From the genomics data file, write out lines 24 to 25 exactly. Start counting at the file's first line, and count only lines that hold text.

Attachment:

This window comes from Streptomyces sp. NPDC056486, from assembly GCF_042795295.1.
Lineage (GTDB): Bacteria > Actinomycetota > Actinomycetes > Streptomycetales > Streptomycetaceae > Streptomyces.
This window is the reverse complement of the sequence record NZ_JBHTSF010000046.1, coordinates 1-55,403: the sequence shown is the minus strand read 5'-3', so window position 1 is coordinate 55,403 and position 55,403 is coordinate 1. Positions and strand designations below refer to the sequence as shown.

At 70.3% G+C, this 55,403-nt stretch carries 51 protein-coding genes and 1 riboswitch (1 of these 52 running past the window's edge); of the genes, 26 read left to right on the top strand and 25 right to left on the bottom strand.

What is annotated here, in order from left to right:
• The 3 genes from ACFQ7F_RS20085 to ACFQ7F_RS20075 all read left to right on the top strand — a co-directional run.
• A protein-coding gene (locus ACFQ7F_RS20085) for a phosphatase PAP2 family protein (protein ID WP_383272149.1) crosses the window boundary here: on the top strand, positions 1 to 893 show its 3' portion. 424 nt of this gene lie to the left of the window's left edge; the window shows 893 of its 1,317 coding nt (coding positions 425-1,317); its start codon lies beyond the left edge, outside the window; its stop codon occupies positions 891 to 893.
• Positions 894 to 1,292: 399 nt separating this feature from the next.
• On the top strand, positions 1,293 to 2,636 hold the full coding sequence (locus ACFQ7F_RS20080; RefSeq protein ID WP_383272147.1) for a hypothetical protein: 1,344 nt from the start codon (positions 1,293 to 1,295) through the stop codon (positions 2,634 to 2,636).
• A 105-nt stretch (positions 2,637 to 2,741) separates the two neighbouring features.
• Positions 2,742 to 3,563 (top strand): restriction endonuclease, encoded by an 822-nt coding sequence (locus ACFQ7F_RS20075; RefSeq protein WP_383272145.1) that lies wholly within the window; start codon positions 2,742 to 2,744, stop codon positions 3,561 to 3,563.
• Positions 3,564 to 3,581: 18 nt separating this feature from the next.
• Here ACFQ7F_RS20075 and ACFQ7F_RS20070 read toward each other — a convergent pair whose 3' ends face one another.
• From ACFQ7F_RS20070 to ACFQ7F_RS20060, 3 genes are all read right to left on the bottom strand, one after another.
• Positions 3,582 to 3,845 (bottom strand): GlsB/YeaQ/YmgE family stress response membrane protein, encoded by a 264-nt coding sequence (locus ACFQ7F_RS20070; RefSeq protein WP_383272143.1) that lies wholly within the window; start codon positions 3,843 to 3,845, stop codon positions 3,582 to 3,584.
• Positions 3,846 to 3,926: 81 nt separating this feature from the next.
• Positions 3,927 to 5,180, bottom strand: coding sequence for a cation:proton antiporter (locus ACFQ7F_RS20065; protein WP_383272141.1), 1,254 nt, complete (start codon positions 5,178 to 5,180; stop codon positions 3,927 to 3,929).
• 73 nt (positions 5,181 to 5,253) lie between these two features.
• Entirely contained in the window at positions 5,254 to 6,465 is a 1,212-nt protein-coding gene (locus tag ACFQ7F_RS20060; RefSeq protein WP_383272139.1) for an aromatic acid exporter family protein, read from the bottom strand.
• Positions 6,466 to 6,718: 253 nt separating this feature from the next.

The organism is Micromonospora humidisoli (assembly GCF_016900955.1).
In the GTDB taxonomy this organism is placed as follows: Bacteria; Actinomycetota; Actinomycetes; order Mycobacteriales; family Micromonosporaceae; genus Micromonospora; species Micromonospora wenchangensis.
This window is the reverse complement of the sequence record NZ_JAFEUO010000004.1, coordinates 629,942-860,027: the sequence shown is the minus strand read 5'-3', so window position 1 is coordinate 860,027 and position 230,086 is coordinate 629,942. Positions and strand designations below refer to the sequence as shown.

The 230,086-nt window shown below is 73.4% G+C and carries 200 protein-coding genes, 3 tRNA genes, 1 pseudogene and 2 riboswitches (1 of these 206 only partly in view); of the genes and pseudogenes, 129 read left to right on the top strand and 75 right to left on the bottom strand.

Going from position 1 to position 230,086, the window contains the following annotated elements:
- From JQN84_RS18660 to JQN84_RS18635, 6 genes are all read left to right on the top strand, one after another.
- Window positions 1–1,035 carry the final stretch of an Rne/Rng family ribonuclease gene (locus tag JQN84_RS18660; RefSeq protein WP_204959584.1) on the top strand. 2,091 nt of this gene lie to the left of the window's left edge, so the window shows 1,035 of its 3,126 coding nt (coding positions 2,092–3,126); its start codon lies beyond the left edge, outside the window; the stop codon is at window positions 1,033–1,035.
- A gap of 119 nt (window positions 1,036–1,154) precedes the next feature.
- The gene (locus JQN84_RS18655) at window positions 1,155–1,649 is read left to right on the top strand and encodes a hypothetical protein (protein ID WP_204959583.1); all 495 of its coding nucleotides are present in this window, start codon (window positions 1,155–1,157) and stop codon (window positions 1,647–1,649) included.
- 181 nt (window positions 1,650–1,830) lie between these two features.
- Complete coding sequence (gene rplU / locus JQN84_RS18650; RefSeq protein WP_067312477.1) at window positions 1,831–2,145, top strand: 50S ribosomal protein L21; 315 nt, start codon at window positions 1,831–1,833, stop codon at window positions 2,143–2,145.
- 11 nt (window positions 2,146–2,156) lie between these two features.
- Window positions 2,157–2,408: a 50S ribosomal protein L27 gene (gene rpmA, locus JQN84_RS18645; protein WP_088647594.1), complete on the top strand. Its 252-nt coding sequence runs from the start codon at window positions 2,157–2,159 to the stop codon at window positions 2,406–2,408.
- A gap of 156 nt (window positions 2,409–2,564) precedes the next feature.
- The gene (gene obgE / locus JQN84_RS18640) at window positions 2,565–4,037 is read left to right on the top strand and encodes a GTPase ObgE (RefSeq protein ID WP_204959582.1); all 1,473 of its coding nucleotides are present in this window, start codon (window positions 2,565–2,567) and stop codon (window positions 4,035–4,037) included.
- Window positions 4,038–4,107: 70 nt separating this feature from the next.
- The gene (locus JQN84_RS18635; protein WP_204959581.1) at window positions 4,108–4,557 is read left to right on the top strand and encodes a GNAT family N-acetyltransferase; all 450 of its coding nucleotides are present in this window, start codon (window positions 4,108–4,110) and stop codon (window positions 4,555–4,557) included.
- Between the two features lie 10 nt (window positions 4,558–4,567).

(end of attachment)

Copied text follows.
The 230,086-nt window shown below is 73.4% G+C and carries 200 protein-coding genes, 3 tRNA genes, 1 pseudogene and 2 riboswitches (1 of these 206 only partly in view); of the genes and pseudogenes, 129 read left to right on the top strand and 75 right to left on the bottom strand.

Going from position 1 to position 230,086, the window contains the following annotated elements: